Around here they are referred to as gender neutral "low entry."
A very clever marketing counterpoint. The future is going to be a very interesting place.
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Old 03-26-18, 01:25 PM
  #34  
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YEAH.! Go for it.!

I shot a snake with my wife's pink revolver once. Didn't feel any less manly.

For injured me, for many years, step thru has been the way to go... in fact a high top tube can actually be detrimental to your manliness. Mmm?

Or you get to pretend to be an eccentric... Wait a minute, we ARE eccentrics. Oh well...

Get a quality ride regardless... just make sure it matches your eyes.

Be well...
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Old 03-26-18, 05:40 PM
  #35  
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Try selling a Mixte (an old one not a new one) and for some reasons you get some weird responses.

I listed my Motobecane Grad Touring. First caller asked if it was "girl's bike". I tried to explain what a mixte was and he interrupted and said "why don't you just say it's a F%(# girls bike?" and hung up. Second caller wanted it for his wife and then he asked what kind of man would have a woman's bike, so I hung up. Third caller asked if he could buy the parts because he could see it was either wrecked or built wrong.

I give up. I'm pulling the ad and my wife can have it. If it had fit me I would have said screw everyone and rode it everywhere. I think it's a great bike and the mixte concept is a great idea. I just wonder how they would hold up as a touring bike because mounting the step through frame would be no issue, even with a heavy load.
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Old 05-14-18, 07:10 PM
  #36  
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Absolutely.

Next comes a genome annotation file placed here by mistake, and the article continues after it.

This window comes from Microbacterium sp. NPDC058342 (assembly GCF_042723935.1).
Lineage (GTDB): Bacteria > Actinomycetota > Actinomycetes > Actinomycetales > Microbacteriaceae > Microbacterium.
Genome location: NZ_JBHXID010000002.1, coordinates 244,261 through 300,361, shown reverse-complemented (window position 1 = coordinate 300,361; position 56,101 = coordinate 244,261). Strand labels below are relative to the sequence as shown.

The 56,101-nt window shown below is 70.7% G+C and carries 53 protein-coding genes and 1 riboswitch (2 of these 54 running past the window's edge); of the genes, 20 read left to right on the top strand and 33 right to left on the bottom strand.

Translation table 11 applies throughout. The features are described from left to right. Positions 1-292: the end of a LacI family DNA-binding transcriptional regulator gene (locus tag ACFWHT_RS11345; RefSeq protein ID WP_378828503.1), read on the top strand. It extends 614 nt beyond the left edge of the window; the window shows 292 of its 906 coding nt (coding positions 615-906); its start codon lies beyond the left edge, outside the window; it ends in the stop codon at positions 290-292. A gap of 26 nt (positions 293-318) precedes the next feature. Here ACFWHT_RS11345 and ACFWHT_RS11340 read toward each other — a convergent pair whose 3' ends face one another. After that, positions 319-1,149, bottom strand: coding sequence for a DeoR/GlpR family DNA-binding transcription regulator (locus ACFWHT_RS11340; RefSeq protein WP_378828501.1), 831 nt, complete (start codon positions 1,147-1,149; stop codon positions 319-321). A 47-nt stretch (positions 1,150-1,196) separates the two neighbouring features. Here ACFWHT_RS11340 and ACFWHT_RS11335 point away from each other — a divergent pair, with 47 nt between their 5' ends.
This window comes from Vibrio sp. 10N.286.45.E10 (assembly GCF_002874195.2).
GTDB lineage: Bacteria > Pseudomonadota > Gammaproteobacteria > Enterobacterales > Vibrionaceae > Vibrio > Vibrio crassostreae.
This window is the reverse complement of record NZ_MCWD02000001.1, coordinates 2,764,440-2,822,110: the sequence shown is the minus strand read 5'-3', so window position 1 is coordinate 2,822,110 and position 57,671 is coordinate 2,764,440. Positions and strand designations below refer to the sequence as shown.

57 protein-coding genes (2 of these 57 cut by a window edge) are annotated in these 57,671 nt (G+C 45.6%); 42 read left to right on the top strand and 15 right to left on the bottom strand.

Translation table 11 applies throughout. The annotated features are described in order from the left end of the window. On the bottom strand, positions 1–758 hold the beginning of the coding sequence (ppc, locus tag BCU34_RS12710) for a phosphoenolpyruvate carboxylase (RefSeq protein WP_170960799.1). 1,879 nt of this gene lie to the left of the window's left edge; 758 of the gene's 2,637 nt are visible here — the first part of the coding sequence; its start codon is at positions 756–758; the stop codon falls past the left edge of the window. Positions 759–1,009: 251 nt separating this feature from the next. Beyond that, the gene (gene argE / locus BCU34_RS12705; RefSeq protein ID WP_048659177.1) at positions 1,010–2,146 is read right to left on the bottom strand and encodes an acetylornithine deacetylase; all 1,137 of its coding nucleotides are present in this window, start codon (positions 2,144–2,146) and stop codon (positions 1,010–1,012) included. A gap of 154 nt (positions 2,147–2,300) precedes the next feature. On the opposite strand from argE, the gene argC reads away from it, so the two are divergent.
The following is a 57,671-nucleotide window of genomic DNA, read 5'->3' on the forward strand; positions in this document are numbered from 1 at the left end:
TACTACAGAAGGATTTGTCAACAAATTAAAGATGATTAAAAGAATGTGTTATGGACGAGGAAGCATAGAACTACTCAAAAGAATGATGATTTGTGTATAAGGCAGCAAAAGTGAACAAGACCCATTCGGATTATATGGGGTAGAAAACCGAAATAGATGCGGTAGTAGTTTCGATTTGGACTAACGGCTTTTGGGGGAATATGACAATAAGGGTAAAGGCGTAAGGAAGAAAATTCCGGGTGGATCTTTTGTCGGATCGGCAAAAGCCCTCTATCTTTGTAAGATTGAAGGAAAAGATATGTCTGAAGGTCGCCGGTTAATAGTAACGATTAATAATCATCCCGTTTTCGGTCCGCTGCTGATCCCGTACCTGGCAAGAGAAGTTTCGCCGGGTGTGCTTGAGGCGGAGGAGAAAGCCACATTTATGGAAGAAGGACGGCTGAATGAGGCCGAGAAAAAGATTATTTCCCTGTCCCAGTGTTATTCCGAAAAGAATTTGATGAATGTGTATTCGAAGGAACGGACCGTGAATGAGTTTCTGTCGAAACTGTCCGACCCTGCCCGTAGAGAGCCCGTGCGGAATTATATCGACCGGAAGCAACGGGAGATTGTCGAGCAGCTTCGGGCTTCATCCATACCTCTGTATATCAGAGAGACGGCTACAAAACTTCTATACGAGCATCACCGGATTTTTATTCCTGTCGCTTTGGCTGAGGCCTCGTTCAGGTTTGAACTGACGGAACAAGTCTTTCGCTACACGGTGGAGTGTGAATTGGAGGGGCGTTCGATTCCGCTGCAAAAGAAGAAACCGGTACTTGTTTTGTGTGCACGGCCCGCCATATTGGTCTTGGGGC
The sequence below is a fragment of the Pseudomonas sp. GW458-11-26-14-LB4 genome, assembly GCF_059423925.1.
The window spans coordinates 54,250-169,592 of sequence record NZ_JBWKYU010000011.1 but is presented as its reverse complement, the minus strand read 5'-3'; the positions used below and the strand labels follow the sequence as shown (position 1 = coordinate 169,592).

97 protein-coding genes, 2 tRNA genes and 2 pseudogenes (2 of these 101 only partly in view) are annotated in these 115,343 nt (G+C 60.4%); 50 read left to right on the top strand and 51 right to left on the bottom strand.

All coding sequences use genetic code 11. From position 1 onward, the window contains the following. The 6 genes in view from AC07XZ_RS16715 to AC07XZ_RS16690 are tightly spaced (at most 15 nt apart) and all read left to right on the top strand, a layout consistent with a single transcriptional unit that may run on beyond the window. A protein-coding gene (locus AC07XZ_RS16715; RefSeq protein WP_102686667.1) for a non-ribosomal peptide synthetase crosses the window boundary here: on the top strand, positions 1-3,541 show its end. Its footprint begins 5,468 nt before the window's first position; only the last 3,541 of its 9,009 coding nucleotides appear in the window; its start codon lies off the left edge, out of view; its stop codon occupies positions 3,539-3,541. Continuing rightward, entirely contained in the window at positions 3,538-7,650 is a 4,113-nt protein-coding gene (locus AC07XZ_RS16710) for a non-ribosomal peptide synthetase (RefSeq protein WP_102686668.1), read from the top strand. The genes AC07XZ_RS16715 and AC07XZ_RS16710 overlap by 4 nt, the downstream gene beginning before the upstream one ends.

Thats how we roll.
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Old 05-14-18, 07:35 PM
  #37  
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The idea of men's and women's products is pure marketing, they realised they could change the package colour and magically make more money. It's amazing how well marketing can work as mental conditioning, we all think men's and women's specific products are normal, they aren't.

Women are human also, they can ride normal human bikes, they have no need for different geometry.
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Old 05-14-18, 10:58 PM
  #38  
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I don't see any problem with men riding women bike. Women bikes are thinner and smaller so that could be an advantage too. Also, Im amazed that despite of your age, you can still do cycling... Thumbs up.
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Old 10-15-18, 12:13 AM
  #39  
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Originally Posted by jimmie65 View Post
What's wrong with plastic daisies?
Aerodynamics. Strip all the decoration off that wire basket and the air flows right through it.

The only comment I've ever had on my Forest Green women's Simcoe was from a guy even older than me, who just said it was a really nice-looking bicycle. I think color does make a difference.
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Old 10-15-18, 10:01 AM
  #40  
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I see no problem, and should be no stigma attached to riding a step-thru frame. I can see many reasons why a step-thru would work better for some, as opposed to a horizontally top tubed bike. That being said, if you opt for a step-thru, just check that is isn't a "women's specific design". My wife's traditional horz.top tubed road bike is a WSD, and there is definitely a difference. It is geared to a shorter torso, longer legs of typical female anatomy. Works great for her, wouldn't work so great for a man with longer torso and shorter legs, as compared to a female of similar height.
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Old 11-10-18, 10:56 PM
  #41  
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I ride a Miami Sun Traditional trike with the optional 7 speed and rear disk brake.
Much easier to get on or off than my bike, and it carries so much more stuff without a trailer.
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Old 02-28-19, 06:54 PM
  #42  
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Originally Posted by RichardHaas View Post